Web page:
NEW YORK ( TheStreet) -- President Barack Obama used his November re-election victory as leverage to suggest that Americans have already voiced their approval for his budget-reform proposal.

The president, in a speech Friday at a K'nex toy factory in Hatfield, Pa., called out House Republicans and others who have resisted his calls for tax increases on the wealthiest 2% of income earners and capital gains and dividend taxes to raise revenue in a new budget.

"It wasn't like this shouldn't come as any surprise to anybody," Obama said. "At the end of the day, a clear majority of Americans ... agreed with a balanced approach to deficit reduction and making sure middle-class taxes didn't go up. They agreed to that."

The president won by a convincing margin in the Electoral College against Republican challenger Mitt Romney on Nov. 6 as the Democratic Party added to its majority in the U.S. Senate and grabbed a few seats from Republicans in the GOP-controlled House.

Standing in front of boxes filled with K'nex toy parts -- which fit together to form complex building sets -- the president reiterated his belief that Democrats and Republicans could reach a deal, but added that the long-term goal is to tackle the United States' long-term deficit in a way that is sustainable for the future.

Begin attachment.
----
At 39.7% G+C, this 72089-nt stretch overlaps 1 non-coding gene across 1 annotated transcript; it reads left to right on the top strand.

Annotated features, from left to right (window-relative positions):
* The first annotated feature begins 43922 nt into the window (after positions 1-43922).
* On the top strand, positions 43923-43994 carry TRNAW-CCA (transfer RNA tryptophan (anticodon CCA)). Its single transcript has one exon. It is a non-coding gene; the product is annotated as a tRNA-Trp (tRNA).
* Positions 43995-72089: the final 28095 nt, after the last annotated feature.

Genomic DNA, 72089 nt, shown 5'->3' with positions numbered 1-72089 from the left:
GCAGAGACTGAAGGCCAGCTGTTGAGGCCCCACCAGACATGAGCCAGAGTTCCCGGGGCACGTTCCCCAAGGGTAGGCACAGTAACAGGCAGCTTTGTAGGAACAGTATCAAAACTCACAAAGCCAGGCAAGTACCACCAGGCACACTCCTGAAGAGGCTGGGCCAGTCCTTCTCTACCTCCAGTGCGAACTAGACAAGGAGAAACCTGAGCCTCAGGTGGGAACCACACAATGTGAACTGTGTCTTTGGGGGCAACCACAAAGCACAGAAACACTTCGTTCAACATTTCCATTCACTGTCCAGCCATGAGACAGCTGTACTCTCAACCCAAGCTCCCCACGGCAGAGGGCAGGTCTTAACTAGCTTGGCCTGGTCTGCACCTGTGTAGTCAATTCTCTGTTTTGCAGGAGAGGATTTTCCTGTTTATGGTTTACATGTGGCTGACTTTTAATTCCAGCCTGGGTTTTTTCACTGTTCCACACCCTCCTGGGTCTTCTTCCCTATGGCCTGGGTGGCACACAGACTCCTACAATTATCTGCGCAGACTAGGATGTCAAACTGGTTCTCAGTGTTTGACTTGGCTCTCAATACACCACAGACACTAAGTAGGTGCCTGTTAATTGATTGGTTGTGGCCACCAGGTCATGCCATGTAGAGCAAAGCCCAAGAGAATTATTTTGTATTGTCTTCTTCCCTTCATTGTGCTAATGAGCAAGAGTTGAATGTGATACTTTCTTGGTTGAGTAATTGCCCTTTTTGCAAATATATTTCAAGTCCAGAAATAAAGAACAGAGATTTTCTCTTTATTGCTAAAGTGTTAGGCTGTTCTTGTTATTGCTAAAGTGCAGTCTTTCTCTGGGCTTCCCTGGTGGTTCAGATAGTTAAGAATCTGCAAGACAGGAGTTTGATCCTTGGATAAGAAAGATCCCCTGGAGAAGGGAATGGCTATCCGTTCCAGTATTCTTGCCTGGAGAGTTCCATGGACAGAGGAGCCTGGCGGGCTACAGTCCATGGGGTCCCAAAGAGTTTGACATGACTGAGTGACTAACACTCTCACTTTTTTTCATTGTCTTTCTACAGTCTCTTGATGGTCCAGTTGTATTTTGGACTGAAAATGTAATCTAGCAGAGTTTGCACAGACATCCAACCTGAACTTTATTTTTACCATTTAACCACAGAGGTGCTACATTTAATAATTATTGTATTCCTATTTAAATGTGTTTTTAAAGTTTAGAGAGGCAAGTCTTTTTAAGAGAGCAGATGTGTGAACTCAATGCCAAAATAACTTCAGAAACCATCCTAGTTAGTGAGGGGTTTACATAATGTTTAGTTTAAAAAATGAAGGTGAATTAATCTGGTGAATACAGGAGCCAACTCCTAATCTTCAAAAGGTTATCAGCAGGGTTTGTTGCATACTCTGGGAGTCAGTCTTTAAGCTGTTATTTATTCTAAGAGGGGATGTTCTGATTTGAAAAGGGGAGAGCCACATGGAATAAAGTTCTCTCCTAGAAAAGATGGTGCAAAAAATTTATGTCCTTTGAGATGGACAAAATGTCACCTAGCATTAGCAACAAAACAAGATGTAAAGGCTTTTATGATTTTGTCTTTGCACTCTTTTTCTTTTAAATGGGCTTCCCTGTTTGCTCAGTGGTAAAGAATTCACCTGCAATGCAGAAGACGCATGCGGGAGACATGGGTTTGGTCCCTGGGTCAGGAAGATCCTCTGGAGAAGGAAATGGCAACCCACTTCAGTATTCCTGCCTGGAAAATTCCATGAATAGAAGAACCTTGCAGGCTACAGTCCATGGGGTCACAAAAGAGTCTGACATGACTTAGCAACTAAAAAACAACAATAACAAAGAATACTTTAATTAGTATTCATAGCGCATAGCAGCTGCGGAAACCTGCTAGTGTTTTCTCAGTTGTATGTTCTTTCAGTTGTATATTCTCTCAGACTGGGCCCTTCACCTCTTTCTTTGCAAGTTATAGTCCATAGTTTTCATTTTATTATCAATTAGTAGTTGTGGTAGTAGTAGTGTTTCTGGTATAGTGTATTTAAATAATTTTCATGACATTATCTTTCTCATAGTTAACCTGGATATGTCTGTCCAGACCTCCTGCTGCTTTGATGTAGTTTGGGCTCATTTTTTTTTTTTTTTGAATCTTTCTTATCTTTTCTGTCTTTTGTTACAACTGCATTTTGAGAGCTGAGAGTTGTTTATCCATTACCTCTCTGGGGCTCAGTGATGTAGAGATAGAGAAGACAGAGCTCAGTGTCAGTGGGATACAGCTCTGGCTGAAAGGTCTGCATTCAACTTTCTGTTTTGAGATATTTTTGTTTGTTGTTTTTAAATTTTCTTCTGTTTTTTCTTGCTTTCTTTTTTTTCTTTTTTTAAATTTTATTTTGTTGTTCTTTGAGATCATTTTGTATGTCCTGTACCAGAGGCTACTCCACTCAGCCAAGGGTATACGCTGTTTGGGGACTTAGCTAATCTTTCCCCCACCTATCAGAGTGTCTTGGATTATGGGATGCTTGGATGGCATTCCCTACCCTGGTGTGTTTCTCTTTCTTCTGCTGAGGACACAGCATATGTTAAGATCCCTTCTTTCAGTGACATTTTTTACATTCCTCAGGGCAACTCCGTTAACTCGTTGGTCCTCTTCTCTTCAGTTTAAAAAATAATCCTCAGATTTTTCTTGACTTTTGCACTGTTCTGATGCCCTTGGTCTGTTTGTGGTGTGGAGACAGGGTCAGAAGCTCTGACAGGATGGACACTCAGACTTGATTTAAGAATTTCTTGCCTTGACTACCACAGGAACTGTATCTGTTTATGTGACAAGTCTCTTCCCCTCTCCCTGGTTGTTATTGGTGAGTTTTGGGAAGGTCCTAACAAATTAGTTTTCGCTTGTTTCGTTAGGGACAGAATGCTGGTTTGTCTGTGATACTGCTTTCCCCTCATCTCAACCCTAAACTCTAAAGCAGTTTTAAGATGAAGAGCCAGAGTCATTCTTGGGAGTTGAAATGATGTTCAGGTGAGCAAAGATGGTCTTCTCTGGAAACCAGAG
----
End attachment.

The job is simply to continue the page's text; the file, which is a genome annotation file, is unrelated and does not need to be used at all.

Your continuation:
Steven Rattner, Obama's former "car czar," told TheStreet on Thursday that long-term deficit reduction and budget reform would be the issue to "define" his legacy as president.

House Speaker John Boehner has rejected the idea of raising taxes on Americans, regardless of their income.

Making a joking reference to gift giving during the holiday season, Obama said there will be a "naughty and nice" list of legislators who will receive K'nex toys from him based on where they stand on the fiscal-cliff negotiations.

"There are going to be some members of Congress who get them, and some who don't," Obama said.

Boehner spoke shortly after the president's speech in a press conference to say that the White House had not yet released what he called a serious proposal.

-- Written by Joe Deaux in New York.

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